Natalie Portman has been cast as the female lead in “Thor,” Marvel
Studios’ adaptation of its comic book featuring the Norse god of
thunder. Kenneth Branagh is directing.
Portman has been cast to star as Jane Foster, who in early comic
book lore was a nurse who became Thor’s first love. The studio said
the character will be updated for the feature adaptation.
Chris Hemsworth is already cast as Thor. Tom Hiddleston is Loki,
the god of mischief who serves as the movie’s villain.
“Thor” is Marvel’s stab at an epic fantasy adventure, spanning from
present-day Earth to the realm of Asgard. The story centers on
Thor, a powerful but arrogant warrior whose reckless actions
reignite an ancient war. As punishment, Thor is cast down to Earth
and forced to live among humans but once here, he learns what it
takes to be a true hero when the most dangerous villain of his
world sends the darkest forces of Asgard to invade Earth.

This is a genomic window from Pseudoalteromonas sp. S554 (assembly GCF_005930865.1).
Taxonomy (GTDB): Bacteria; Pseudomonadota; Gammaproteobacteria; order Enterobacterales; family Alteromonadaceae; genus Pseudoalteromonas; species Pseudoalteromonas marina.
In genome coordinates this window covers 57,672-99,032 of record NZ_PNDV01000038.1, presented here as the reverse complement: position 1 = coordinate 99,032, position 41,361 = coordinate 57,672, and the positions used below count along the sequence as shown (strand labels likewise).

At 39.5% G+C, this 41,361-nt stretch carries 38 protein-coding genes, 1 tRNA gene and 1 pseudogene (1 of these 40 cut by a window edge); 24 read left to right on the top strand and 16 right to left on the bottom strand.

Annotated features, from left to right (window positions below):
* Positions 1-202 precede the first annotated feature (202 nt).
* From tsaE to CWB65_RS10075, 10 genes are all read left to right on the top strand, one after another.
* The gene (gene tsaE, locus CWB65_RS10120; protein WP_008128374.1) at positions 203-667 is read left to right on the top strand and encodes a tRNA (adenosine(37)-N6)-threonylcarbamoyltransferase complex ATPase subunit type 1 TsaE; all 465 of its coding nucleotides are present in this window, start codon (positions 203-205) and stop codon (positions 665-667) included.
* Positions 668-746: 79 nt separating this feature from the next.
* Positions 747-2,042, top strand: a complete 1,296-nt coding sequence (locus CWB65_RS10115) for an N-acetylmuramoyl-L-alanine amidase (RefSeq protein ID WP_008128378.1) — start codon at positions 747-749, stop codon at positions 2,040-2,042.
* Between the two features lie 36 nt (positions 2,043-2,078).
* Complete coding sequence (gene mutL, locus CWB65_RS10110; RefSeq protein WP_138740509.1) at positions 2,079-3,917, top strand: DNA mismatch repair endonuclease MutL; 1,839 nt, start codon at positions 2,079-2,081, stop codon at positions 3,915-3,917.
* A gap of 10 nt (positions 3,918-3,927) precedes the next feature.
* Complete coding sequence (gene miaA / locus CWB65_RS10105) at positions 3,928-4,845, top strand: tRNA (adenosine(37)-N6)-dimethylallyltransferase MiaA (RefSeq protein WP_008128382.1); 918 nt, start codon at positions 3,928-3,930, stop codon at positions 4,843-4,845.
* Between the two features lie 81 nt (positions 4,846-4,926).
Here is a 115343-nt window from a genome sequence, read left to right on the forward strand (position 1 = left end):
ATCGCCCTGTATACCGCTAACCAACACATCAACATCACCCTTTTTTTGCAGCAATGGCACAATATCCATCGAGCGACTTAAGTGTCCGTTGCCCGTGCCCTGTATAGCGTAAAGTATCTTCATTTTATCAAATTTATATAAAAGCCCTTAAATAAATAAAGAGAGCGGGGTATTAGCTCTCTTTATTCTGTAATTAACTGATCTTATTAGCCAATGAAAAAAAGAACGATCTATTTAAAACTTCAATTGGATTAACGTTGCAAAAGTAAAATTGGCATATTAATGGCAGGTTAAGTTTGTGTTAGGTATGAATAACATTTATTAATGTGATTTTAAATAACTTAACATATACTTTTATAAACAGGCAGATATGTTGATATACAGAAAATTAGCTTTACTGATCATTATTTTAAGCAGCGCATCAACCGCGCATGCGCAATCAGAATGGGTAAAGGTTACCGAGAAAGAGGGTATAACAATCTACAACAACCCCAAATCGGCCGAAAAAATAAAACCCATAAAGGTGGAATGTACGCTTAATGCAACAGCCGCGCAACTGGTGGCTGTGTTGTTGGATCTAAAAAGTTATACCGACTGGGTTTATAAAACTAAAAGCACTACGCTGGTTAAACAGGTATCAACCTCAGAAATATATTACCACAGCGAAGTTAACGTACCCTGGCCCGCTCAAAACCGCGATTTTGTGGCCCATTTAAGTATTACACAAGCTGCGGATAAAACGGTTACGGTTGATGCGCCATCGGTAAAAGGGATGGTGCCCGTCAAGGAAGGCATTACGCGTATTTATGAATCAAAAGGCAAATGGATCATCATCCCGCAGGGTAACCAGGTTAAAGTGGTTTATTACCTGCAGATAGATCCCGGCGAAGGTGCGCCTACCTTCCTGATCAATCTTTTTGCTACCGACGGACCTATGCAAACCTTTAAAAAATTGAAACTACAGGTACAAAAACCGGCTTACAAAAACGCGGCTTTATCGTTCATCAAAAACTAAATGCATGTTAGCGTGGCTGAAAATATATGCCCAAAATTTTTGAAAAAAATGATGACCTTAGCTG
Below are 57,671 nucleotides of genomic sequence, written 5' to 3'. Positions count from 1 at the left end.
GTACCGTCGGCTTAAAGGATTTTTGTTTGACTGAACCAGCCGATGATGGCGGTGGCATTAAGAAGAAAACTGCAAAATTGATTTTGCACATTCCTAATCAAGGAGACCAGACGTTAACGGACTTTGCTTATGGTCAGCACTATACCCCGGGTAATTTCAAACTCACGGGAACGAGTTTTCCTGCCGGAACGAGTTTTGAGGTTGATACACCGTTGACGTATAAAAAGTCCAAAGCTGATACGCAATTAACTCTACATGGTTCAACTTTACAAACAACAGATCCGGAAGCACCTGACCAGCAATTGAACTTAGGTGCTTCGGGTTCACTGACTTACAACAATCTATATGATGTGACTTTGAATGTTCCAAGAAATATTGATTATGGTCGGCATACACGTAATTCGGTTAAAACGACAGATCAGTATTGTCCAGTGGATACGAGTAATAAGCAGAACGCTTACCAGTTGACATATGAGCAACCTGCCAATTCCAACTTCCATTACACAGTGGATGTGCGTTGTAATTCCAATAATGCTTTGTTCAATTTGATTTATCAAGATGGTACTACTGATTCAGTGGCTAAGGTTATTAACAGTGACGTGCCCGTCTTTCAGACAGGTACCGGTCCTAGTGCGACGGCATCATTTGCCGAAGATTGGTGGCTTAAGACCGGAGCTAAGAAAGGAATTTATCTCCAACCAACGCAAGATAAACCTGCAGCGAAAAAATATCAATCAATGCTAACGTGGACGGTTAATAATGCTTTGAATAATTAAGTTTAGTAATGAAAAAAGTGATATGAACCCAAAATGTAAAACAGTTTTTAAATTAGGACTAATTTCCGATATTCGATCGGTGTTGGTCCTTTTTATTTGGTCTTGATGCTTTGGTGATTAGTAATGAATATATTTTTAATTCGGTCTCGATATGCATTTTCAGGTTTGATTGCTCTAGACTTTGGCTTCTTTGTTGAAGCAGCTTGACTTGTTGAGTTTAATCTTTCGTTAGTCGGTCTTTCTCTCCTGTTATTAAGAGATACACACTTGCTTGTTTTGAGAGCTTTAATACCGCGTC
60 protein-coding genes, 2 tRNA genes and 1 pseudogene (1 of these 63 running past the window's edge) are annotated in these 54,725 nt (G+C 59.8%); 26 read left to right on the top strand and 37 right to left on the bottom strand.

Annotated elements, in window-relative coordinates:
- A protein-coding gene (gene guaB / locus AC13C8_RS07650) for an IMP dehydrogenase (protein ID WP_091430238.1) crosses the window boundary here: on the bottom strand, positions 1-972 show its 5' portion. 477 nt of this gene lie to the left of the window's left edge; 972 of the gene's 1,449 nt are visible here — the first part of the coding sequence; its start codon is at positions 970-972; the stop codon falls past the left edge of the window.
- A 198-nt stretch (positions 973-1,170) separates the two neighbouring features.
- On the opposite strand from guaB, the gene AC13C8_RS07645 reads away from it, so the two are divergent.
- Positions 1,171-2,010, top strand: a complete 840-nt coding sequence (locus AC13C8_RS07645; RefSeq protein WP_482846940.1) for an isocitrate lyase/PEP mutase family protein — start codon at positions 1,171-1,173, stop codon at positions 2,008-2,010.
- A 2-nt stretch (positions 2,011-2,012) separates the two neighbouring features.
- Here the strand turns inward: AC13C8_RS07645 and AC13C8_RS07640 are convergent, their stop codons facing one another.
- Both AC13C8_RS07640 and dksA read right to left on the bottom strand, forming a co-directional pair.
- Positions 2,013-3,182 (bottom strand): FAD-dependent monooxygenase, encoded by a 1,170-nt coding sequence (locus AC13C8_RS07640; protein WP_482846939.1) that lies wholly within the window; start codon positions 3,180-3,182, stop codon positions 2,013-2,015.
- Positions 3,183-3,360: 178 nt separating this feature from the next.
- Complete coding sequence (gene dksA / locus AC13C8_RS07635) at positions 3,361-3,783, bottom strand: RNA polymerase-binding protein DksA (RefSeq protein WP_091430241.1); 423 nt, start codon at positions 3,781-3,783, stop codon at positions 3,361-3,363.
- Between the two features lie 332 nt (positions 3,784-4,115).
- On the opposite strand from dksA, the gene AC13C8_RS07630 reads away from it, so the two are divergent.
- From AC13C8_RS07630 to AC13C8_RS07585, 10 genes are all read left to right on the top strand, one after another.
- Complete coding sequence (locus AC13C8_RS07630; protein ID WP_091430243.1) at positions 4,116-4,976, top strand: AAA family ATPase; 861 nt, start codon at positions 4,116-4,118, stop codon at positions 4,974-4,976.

Call me crazy, but I really didn’t need a token love interest in my Thor movie, especially Jane Foster. When you’re dealing with Norse mythology, you have access to Hela and Sif and the Valkyries. If you’re doing Marvel’s Thor, you also can use the Enchantress without shame. So why, when you have all these warriors and goddesses and sorceress would you decide to have some boring, plain-jane Earth nurse (no offense to nurses) who’s barely been in a handful of Thor comics, virtually none of them meaningful? Whatever.
Robert Bricken is one of the original co-founders of the site formerly known as Topless Robot, and its first editor-in-chief, serving from 2008-12. He brought the site to prominence with “nerd news, humor and self-loathing” as its motto, raising it from total internet obscurity to a readership in the millions, with help from his savage “FAQ” movie reviews and Fan Fiction Fridays. Under his tenure Topless Robot was covered by Gawker, Wired, Defamer, New York magazine, ABC News, and others, and his articles have been praised by Roger Ebert, Avengers actor Clark Gregg, comedian and The Daily Show correspondent John Hodgman, the stars of Mystery Science Theater 3000 and Rifftrax, and others. He is currently the managing editor of io9.com. Despite decades as both an amateur and professional nerd, he continues to be completely unprepared for either the zombie apocalypse or the robot uprising.